It’s not just cooking and eating food that brings you closer to God, it’s catching it too. Even when the food is treyf. Sam Kestenbaum, a Jewish lobsterman on Deer Isle in Maine, writes about it in a beautiful essay for The New York Times:
On the island, the name Kestenbaum is often met with this kind of puzzled look, then followed by, “You’re going to have to spell that.” Certain last names fill up pages in the phone book here. The names of old families that have been here for generations, networks of cousins, aunts and uncles — Eaton, Haskell, Hardy, Heanssler and Weed, among others. But you will find only one Kestenbaum family in Hancock County. And you won’t find too many other Jewish lobstermen (perhaps not particularly surprising considering the non-kosher status of the catch).
Despite this, I feel close to my faith when I’m on the water. The work is difficult, but meditative. Fishermen grapple daily with the elements: the wind, the tide, the shifting of the seasons. Jews also keep their eyes on the elements, recognizing the great, sacred powers that are present in the world. And wherever we go, we believe God travels with us.
It is said that when the Jews went into exile, the Shekinah, the divine presence, went into exile, too — hovering over us, around us wherever we were, waiting for us to invite the sacred into our lives. This is one of the great gifts of diaspora: we travel, move, but remain who we are.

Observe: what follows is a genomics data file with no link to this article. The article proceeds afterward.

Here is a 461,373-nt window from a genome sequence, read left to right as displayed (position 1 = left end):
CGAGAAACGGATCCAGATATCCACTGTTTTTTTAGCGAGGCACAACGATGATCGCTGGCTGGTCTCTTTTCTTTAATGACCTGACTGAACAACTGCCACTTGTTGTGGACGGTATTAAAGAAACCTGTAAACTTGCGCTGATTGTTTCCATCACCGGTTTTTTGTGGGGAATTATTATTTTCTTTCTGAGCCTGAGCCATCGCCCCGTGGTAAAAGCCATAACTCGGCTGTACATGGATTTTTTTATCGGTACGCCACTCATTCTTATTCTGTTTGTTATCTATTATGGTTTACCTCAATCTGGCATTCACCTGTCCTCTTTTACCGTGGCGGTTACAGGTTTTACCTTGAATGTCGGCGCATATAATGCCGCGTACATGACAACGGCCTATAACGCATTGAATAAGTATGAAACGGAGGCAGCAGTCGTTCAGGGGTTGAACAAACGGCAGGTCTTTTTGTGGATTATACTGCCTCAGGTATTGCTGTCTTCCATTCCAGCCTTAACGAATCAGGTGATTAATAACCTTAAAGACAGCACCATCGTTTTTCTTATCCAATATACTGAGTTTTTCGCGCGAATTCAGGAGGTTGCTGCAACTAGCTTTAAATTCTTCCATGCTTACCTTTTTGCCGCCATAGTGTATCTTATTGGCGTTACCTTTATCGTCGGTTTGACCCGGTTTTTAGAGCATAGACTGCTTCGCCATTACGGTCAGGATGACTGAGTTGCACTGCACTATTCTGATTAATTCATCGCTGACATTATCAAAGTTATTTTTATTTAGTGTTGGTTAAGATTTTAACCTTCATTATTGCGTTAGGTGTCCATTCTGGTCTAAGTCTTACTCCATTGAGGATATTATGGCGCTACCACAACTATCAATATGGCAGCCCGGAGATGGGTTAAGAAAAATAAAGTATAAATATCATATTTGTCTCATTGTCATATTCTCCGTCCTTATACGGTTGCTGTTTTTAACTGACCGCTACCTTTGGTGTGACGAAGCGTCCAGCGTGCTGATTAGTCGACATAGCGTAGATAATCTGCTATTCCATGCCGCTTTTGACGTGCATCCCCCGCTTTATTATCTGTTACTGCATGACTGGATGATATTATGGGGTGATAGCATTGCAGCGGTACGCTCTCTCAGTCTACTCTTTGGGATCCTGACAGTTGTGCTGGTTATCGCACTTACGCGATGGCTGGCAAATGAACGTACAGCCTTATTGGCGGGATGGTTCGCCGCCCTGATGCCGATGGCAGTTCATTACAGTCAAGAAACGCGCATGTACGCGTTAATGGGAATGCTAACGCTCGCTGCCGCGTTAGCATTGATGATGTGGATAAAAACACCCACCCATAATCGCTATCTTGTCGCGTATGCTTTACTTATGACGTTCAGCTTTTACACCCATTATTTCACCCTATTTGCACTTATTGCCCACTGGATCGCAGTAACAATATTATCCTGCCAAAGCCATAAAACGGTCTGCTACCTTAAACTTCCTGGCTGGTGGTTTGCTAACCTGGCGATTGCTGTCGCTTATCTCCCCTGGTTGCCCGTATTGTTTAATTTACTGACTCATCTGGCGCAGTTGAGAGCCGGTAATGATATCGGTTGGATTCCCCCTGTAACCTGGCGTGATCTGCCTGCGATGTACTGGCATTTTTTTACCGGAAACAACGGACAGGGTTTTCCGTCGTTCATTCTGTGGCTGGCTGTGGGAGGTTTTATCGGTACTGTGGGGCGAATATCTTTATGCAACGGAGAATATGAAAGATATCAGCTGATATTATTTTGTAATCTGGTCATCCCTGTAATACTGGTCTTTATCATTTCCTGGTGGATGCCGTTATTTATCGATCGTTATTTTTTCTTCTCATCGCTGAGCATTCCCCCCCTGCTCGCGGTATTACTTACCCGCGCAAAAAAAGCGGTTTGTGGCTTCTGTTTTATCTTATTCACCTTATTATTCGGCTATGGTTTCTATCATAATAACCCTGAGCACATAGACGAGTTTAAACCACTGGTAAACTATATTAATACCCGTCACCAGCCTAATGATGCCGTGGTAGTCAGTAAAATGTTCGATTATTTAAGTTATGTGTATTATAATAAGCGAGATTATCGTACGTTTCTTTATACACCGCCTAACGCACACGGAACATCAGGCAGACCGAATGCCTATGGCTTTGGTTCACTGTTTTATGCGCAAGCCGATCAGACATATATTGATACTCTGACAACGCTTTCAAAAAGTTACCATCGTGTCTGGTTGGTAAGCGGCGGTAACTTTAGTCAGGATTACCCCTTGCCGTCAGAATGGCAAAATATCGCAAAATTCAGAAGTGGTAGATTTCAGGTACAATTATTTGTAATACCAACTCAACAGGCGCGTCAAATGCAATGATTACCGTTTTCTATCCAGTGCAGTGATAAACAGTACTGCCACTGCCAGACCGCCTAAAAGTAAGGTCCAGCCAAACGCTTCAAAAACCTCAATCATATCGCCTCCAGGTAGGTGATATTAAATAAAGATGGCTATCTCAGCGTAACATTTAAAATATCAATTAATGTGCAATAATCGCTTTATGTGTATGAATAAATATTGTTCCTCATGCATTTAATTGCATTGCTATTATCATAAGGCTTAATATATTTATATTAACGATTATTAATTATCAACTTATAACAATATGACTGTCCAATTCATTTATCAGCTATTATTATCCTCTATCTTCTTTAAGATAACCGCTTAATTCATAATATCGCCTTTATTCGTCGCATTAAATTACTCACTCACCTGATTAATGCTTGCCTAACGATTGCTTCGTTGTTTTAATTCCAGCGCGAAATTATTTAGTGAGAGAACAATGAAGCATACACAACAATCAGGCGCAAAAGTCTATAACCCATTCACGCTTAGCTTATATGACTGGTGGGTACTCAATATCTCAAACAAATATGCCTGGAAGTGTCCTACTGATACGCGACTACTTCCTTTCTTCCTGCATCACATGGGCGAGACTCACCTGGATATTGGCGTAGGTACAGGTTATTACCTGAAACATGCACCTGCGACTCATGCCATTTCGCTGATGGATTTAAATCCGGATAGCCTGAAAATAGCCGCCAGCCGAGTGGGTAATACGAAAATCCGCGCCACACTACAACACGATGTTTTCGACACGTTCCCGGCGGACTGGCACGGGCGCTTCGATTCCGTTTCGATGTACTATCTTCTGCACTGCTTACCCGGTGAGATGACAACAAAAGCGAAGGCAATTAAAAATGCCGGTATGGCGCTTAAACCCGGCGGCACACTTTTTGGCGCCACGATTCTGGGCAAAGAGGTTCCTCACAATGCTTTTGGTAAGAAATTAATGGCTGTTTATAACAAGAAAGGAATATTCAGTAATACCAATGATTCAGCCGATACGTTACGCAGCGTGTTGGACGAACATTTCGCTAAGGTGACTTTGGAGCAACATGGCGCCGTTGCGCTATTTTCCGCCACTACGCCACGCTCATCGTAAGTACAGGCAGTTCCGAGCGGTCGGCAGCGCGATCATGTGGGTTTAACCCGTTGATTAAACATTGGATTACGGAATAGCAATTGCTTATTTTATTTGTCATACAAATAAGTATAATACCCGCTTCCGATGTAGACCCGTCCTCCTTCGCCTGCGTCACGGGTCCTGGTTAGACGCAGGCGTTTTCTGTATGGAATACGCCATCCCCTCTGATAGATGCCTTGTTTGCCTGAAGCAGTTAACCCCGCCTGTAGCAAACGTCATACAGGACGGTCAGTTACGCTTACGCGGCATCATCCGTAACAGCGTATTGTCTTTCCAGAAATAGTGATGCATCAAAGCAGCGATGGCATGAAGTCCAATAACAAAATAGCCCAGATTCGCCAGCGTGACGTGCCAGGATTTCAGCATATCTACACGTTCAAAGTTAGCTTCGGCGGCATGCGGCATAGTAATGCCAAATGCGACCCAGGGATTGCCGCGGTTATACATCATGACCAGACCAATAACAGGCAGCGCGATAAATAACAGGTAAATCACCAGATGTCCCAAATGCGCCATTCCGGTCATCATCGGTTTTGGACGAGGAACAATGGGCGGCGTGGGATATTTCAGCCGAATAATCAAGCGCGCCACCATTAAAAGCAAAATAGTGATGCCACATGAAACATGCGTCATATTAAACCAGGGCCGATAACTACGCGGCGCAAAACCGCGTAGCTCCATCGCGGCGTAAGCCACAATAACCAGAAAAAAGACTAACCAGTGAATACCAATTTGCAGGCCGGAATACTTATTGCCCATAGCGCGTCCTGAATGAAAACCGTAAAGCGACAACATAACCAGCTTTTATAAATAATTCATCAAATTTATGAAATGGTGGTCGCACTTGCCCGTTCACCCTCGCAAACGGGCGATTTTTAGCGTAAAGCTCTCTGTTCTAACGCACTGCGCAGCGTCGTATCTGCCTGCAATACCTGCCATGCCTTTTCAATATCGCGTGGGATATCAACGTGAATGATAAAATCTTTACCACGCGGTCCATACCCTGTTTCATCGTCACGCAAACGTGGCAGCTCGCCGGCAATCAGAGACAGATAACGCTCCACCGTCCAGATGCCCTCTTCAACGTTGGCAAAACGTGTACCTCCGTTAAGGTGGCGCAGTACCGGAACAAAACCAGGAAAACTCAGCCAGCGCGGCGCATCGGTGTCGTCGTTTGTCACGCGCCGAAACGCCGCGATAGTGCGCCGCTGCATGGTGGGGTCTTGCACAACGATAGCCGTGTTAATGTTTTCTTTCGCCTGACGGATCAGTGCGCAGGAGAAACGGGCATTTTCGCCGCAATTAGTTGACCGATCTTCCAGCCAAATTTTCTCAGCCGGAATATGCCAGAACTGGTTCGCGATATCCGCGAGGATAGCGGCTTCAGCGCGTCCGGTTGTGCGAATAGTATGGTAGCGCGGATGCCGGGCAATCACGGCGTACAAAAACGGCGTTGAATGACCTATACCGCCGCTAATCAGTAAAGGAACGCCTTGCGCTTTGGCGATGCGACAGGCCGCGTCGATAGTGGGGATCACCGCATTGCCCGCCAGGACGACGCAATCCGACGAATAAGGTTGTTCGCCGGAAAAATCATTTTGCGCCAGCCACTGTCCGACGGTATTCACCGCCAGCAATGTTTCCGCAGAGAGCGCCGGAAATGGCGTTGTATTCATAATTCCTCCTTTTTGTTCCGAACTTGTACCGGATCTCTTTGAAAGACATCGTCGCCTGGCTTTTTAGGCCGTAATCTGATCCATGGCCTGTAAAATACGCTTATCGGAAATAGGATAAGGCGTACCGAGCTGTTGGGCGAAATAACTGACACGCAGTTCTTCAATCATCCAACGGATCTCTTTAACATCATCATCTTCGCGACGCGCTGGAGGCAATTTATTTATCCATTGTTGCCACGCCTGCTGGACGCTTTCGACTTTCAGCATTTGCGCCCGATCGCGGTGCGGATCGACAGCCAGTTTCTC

Many years a go I spent a spring break on Deer Isle. My college friend Jonathan had a family compound on the water, and he invited me and our friend Doug to visit. At noon my friend said it was time to get dinner delivered. I assumed we’d call for pizza. Instead he got on a CB radio and spoke to a captain of lobster boat. Around dusk a boat appeared just offshore, and a crew member transfered a couple of live lobsters from the deck to some cages attached by rope to my friend’s dock. We hauled in the cages, and there was dinner.
The end of the story turned out to be fateful: as we plunged the lobsters in a vat of boiling water, I was sure I heard a scream coming from the pot. Even then I knew it was likely steam escaping from their shells. Didn’t matter. Starting the next day, I became a complete vegetarian for 14 years.
Very instructive lobsterman video below…